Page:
|UNITED STATES OF AMERICA,||
|ALBERTO ROJAS, a/k/a Eliezer Fernandez-Serrato,|
The district court acquitted Mr. Rojas on Count One. The jury found him guilty on Counts Two through Six. As for Count Seven, the jury acquitted him of the methamphetamine charge but convicted on the heroin charge. He was sentenced to 188 months' imprisonment. He appeals that sentence. Mr. Rojas's appellate counsel, Jeffrey Edelman, filed an Anders brief, see Anders v. California, 386 U.S. 738 (1967) (court may grant counsel's motion to withdraw after counsel files a brief exploring possible avenues of appeal and demonstrating that all lack merit), and Mr. Rojas responded by filing a pro se brief. The government has declined to file a brief. We agree with Mr. Edelman that the record presents no nonfrivolous basis for an appeal, and we therefore grant his motion to withdraw and dismiss this appeal.
Mr. Rojas raises two contentions in his response to his attorney's memorandum: (1) the methamphetamine that the district court attributed to him was not actually his; and (2) the 142 grams of methamphetamine attributed to him was not pure. We reject these contentions.
Regarding the first contention, the district court found that the evidence presented by government witness Samuel Yarbro connected Mr. Rojas to the 142 methamphetamine found in his house, even though the jury had acquitted him of the methamphetamine charge. That finding was permissible. See United States v. Watts, 519 U.S. 148, 157 (1997) ("[A] jury's verdict of acquittal does not prevent the sentencing court from considering conduct underlying the acquitted charge, so long as that conduct has been proved by a preponderance of the evidence."); United States v. Magallanez, 408 F.3d 672, 684-85 (10th Cir. 2005) (same).
Mr. Rojas's second contention is also meritless. The district court did not find that the 142 grams of methamphetamine discussed at sentencing was pure. The defendant had possessed in his house 221.9 grams of methamphetamine which, according to the testimony of a DEA chemist, was 64% pure. The amount of methamphetamine (actual) was therefore 64% of 221.9 grams, or 142 grams.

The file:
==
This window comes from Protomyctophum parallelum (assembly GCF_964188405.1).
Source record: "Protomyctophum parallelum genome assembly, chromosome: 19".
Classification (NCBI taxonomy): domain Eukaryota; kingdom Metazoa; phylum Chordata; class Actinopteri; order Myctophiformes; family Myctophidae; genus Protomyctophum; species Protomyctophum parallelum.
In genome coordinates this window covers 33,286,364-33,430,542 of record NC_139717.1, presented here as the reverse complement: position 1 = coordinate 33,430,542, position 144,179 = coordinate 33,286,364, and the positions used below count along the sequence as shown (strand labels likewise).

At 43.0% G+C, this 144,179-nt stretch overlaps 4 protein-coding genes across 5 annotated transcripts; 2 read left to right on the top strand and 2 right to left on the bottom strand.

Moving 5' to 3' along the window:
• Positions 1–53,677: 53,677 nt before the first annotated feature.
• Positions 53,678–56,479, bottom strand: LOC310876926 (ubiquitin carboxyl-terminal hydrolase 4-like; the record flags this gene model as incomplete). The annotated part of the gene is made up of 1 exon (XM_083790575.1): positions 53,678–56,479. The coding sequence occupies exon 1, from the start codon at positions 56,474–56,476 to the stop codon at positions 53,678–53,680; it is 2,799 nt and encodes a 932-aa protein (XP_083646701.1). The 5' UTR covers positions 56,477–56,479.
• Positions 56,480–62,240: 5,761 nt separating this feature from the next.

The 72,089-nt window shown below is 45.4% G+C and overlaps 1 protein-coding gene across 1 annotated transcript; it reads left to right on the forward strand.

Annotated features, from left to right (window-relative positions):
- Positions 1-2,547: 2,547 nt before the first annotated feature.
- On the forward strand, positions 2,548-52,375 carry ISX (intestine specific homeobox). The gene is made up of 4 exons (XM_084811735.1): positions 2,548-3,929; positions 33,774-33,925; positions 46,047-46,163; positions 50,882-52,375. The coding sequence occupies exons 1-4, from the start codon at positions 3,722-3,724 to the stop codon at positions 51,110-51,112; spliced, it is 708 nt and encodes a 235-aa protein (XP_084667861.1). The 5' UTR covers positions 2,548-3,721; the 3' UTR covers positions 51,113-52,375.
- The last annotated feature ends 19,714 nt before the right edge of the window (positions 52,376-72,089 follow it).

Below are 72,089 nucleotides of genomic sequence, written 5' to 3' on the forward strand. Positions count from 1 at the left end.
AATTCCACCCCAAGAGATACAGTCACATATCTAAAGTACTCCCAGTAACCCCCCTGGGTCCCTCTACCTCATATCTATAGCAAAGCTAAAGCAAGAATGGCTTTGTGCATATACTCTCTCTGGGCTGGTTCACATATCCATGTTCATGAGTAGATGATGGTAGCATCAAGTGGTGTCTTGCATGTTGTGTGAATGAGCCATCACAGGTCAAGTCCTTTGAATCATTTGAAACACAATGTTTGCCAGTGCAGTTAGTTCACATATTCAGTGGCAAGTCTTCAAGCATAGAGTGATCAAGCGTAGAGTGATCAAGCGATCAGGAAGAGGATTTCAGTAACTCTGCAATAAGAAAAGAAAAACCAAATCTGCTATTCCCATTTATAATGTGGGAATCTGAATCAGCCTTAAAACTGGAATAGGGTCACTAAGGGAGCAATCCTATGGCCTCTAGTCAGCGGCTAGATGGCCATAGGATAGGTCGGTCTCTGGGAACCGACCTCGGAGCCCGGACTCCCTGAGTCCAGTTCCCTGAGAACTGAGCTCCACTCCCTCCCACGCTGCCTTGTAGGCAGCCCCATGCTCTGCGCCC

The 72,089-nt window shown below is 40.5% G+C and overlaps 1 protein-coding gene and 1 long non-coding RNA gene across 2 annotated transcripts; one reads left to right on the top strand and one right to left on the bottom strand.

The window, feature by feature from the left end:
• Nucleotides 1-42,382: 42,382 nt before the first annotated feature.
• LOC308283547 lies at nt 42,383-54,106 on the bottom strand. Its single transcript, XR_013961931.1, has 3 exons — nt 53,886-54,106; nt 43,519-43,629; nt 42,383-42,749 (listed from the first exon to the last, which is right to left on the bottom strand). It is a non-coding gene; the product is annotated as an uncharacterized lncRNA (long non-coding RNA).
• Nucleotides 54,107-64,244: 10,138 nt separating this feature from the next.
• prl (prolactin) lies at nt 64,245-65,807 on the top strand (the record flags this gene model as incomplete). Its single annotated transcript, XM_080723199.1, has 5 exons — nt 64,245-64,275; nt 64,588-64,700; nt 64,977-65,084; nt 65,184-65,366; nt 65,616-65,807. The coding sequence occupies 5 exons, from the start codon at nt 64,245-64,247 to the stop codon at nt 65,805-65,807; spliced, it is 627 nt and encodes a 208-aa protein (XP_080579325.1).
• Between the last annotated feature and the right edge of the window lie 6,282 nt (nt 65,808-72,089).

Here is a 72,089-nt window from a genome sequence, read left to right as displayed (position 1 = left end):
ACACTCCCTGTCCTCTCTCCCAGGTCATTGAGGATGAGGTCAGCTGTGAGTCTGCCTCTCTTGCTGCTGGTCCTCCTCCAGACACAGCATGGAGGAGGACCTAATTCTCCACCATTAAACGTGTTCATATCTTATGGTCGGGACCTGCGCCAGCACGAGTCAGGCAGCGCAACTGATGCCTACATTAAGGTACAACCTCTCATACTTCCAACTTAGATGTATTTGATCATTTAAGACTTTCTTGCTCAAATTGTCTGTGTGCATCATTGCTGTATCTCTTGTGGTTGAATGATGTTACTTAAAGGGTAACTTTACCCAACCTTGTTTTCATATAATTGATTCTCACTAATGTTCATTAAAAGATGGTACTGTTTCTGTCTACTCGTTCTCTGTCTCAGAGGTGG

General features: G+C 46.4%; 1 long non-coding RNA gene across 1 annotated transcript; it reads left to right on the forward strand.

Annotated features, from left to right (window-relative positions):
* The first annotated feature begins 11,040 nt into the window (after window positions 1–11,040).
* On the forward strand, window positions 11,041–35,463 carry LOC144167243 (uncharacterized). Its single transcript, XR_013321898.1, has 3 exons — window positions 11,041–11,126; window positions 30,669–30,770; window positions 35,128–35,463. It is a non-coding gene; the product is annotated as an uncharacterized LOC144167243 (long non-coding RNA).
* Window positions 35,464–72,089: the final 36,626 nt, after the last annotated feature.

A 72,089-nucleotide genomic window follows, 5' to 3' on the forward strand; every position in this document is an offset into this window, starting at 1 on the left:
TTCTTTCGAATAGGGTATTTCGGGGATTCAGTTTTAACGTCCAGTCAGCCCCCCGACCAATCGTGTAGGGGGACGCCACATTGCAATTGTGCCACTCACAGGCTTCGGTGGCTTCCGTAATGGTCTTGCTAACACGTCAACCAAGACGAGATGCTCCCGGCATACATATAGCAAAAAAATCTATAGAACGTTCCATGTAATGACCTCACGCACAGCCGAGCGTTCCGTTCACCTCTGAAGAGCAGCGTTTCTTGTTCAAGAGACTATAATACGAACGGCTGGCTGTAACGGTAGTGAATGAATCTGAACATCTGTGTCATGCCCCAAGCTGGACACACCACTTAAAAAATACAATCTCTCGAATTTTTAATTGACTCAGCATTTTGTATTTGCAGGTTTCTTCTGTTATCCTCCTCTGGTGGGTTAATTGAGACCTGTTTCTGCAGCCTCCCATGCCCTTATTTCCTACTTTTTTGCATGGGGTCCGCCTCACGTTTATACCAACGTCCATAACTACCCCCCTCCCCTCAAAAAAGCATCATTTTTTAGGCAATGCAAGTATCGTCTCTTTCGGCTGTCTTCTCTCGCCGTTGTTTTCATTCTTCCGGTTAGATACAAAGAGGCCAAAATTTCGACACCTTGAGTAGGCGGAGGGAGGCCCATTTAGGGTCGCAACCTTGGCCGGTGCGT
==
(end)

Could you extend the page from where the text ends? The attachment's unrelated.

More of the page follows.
The only other argument that we need address is contained in Mr. Edelman's brief to the court. It suggests that the district court may have applied the Guidelines in a mandatory, rather than an advisory, manner, in contravention of United States v. Booker, 543 U.S. 220 (2005). But the court noted at sentencing that the Guidelines are advisory. We therefore reject this argument.
Because the record and briefs reveal no nonfrivolous issue, Mr. Rojas is not entitled to relief.
We DISMISS this appeal and GRANT the motion of Mr. Edelman to withdraw as appellate counsel.
ENTERED FOR THE COURT
Harris L Hartz
*.After examining the briefs and appellate record, this panel has determined unanimously to honor the party's request for a decision on the briefs without oral argument. See Fed. R. App. P. 34(f); 10th Cir. R. 34.1(G). The case is therefore ordered submitted without oral argument. This order and judgment is not binding precedent except under the doctrines of law of the case, res judicata, and collateral estoppel. It may be cited, however, for its persuasive value consistent with Fed. R. App. P. 32.1 and 10th Cir. R. 32.1.